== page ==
I’ve seen some pretty cool things on the softball fields of Texas, but I witnessed something special the other day. My daughter’s teammate and friend Maddie Calvert got under the skin of the opposing catcher for setting up too far forward in the batter’s box. The catcher complained to the umpire, but blue wouldn’t call it, probably because the lines of the batter’s box had long since disappeared. For some reason, though, this really angered the catcher, and once she got riled up about it, she just wouldn’t let go. She continued to complain about Maddie to the umpire and when that didn’t produce the desired results, she started berating her. Once Maddie got on base, the opposing catcher tried repeatedly to throw her out, even to the detriment of her own pitcher’s count. And for the remainder of the game, that catcher gave Maddie lots of what they call “stink eye” in Hawaii. As crazy as it sounds, it was as if the catcher had made it her personal mission to somehow get back at Maddie for having stood too far forward in the batter’s box.
With each subsequent inning, things got worse and at one point, the catcher’s coach was ejected from the game and some parents started saying some not-very-nice things. It was as if the catcher’s psychotic behavior had become contagious and spread to the rest of her team. And it all came to a head in the last inning, when Maddie’s arch nemesis came up to bat with Maddie pitching.
As the catcher set up in the batter’s box, far forward, of course, all eyes shifted to Maddie who’d been enduring the catcher’s onslaught since the start of the game. Up to this point, Maddie had chosen to turn the other cheek, but what would she do now that she had the opportunity to pitch to the catcher? Maddie could have beaned her with a pitch or at least fanned her back, but instead of getting mad, Maddie decided to get even.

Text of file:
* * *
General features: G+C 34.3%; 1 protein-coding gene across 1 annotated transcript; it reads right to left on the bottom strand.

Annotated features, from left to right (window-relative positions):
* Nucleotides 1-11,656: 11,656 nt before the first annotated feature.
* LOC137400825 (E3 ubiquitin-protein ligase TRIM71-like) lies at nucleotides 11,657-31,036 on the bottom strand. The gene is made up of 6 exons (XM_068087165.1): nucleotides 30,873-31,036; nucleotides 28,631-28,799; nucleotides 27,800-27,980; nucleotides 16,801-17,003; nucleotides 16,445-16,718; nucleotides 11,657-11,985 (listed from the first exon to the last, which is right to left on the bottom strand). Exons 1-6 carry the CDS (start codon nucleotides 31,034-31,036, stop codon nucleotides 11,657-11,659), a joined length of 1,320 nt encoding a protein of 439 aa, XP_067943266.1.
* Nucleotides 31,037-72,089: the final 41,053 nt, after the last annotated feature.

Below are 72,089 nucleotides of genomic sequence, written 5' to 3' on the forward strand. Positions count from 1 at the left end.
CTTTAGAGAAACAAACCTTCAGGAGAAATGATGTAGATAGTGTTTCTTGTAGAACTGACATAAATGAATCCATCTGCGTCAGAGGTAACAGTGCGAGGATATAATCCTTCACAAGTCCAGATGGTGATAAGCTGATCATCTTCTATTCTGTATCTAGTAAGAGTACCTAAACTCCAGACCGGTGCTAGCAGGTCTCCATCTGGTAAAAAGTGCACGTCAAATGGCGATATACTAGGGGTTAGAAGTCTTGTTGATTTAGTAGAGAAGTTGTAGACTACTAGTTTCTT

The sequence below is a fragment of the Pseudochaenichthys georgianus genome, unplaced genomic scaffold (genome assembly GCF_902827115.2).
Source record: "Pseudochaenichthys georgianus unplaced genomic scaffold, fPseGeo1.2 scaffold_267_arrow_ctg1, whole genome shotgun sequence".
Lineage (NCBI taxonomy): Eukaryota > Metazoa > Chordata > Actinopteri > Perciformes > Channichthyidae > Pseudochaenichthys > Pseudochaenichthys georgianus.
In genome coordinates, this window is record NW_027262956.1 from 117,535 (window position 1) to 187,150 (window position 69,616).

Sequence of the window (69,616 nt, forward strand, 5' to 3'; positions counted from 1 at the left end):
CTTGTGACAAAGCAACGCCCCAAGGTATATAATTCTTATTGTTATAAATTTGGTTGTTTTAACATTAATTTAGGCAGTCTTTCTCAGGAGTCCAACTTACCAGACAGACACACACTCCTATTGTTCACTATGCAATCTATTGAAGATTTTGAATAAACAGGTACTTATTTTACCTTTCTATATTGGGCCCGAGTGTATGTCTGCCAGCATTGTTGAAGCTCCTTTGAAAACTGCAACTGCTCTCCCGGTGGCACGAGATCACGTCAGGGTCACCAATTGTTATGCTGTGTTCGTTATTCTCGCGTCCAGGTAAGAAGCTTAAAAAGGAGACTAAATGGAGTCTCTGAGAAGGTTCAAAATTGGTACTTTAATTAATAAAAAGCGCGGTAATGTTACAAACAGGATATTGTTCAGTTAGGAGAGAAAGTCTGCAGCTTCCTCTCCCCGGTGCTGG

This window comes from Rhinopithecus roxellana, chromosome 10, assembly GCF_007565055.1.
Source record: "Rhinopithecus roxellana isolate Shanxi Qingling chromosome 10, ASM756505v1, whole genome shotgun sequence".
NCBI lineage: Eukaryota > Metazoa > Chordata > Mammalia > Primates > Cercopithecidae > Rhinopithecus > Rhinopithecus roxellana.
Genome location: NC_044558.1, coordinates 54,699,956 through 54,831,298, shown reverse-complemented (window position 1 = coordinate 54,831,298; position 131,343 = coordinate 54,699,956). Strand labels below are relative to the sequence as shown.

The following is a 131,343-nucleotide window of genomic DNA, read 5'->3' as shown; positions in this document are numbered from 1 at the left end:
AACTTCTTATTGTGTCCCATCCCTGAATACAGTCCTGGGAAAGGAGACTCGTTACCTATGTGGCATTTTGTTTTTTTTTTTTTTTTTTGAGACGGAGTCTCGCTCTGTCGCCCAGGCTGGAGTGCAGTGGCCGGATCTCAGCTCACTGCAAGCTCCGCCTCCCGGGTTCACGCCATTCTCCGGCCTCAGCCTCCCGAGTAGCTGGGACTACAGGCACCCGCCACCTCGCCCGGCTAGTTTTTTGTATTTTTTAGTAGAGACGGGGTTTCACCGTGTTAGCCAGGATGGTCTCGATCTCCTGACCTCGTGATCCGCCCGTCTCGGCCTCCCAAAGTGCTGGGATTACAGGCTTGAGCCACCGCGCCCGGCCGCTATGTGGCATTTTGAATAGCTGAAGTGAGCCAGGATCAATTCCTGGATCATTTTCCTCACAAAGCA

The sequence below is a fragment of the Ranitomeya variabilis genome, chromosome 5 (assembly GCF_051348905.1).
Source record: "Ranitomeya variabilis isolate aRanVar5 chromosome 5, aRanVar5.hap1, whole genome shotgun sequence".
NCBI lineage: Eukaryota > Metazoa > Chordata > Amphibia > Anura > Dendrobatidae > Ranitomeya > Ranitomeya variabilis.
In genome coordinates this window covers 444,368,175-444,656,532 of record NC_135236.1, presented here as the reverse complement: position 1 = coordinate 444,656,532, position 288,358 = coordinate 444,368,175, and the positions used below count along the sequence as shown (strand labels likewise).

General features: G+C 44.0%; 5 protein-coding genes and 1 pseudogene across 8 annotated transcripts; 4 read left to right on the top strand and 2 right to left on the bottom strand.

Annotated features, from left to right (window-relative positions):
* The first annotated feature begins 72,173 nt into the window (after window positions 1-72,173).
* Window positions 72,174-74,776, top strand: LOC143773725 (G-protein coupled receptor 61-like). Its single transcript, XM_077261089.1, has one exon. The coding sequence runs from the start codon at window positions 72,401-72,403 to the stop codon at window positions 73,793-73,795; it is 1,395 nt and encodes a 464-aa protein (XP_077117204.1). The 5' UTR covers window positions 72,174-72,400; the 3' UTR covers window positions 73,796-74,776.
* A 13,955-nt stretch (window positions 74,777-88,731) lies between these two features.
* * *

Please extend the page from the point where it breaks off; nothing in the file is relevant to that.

The first pitch is a hard thrown screwball, and because the catcher has set up so far forward in the batter’s box, the ball sails past her before she even knows what’s happened. Strike one. The next pitch is a change up for a ball and then a drop for another ball. With the count at 2-1, Maddie goes into her wind up and with a slight grunt, lets loose a fastball that catches the inside corner. Strike two. Then Maddie takes a breath and looks at the batter; she gloves the ball and pauses for just a second, and then she bends down to start her wind up. In perfect form, she springs her body forward and whips her arm down and out, and she launches a rise ball that takes flight at the plate; the batter unleashes a hard cut of a swing…and misses. Strike three.
The stands went crazy as frustration, anger and relief let loose. Maddie turned quickly to face her team and jabbed two fingers forcefully into in the air. She may have been signaling the second out, but to me it looked like she was thrusting a victory sign in the air for having won her duel. And she had every right to be proud. Maddie had been presented with a unique challenge, and there were many ways it could have ended, but in the end Maddie let her pitches do the talking.
I still think of that last pitch every now and then, and it always makes me smile. It’s not everyday you see a story like this unfold on a softball field. As they say in Texas, it was a hoot. Maddie’s decisions that day says a lot about her character. The story helps define her not only as a pitcher, but as a person. Upon hearing of this story, a good friend pointed out that Maddie, “…will do well in life.” I agree.
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